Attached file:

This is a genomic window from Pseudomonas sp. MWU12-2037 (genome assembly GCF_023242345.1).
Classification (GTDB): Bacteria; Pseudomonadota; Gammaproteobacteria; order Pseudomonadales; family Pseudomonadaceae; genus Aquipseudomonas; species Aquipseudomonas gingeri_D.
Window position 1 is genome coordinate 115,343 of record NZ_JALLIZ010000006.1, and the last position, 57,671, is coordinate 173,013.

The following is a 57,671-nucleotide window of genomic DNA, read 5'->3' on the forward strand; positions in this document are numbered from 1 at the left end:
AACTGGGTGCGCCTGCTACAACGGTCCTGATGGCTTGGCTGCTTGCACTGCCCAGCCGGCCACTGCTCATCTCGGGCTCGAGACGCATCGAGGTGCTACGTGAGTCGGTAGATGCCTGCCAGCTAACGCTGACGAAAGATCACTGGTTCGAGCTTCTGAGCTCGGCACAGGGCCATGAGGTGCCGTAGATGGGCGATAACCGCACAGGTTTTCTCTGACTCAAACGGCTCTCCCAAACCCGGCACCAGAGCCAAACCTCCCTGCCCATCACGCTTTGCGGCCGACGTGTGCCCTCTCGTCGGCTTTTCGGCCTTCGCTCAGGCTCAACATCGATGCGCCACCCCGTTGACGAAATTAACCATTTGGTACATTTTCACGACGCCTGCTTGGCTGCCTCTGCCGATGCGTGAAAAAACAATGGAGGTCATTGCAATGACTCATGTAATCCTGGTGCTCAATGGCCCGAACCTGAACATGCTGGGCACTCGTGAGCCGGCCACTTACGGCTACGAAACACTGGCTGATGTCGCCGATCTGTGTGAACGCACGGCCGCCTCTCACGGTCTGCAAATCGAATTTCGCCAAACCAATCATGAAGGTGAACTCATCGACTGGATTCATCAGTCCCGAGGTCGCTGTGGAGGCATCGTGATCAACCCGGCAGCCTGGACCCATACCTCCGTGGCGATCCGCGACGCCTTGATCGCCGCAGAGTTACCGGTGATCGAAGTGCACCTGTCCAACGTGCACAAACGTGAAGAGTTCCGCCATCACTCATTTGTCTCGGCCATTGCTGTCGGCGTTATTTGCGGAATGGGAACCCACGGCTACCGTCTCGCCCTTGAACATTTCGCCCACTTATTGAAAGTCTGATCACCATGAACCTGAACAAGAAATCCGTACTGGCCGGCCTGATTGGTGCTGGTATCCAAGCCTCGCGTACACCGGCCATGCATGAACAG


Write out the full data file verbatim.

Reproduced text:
This is a genomic window from Pseudomonas sp. MWU12-2037 (genome assembly GCF_023242345.1).
Classification (GTDB): Bacteria; Pseudomonadota; Gammaproteobacteria; order Pseudomonadales; family Pseudomonadaceae; genus Aquipseudomonas; species Aquipseudomonas gingeri_D.
Window position 1 is genome coordinate 115,343 of record NZ_JALLIZ010000006.1, and the last position, 57,671, is coordinate 173,013.

The following is a 57,671-nucleotide window of genomic DNA, read 5'->3' on the forward strand; positions in this document are numbered from 1 at the left end:
AACTGGGTGCGCCTGCTACAACGGTCCTGATGGCTTGGCTGCTTGCACTGCCCAGCCGGCCACTGCTCATCTCGGGCTCGAGACGCATCGAGGTGCTACGTGAGTCGGTAGATGCCTGCCAGCTAACGCTGACGAAAGATCACTGGTTCGAGCTTCTGAGCTCGGCACAGGGCCATGAGGTGCCGTAGATGGGCGATAACCGCACAGGTTTTCTCTGACTCAAACGGCTCTCCCAAACCCGGCACCAGAGCCAAACCTCCCTGCCCATCACGCTTTGCGGCCGACGTGTGCCCTCTCGTCGGCTTTTCGGCCTTCGCTCAGGCTCAACATCGATGCGCCACCCCGTTGACGAAATTAACCATTTGGTACATTTTCACGACGCCTGCTTGGCTGCCTCTGCCGATGCGTGAAAAAACAATGGAGGTCATTGCAATGACTCATGTAATCCTGGTGCTCAATGGCCCGAACCTGAACATGCTGGGCACTCGTGAGCCGGCCACTTACGGCTACGAAACACTGGCTGATGTCGCCGATCTGTGTGAACGCACGGCCGCCTCTCACGGTCTGCAAATCGAATTTCGCCAAACCAATCATGAAGGTGAACTCATCGACTGGATTCATCAGTCCCGAGGTCGCTGTGGAGGCATCGTGATCAACCCGGCAGCCTGGACCCATACCTCCGTGGCGATCCGCGACGCCTTGATCGCCGCAGAGTTACCGGTGATCGAAGTGCACCTGTCCAACGTGCACAAACGTGAAGAGTTCCGCCATCACTCATTTGTCTCGGCCATTGCTGTCGGCGTTATTTGCGGAATGGGAACCCACGGCTACCGTCTCGCCCTTGAACATTTCGCCCACTTATTGAAAGTCTGATCACCATGAACCTGAACAAGAAATCCGTACTGGCCGGCCTGATTGGTGCTGGTATCCAAGCCTCGCGTACACCGGCCATGCATGAACAG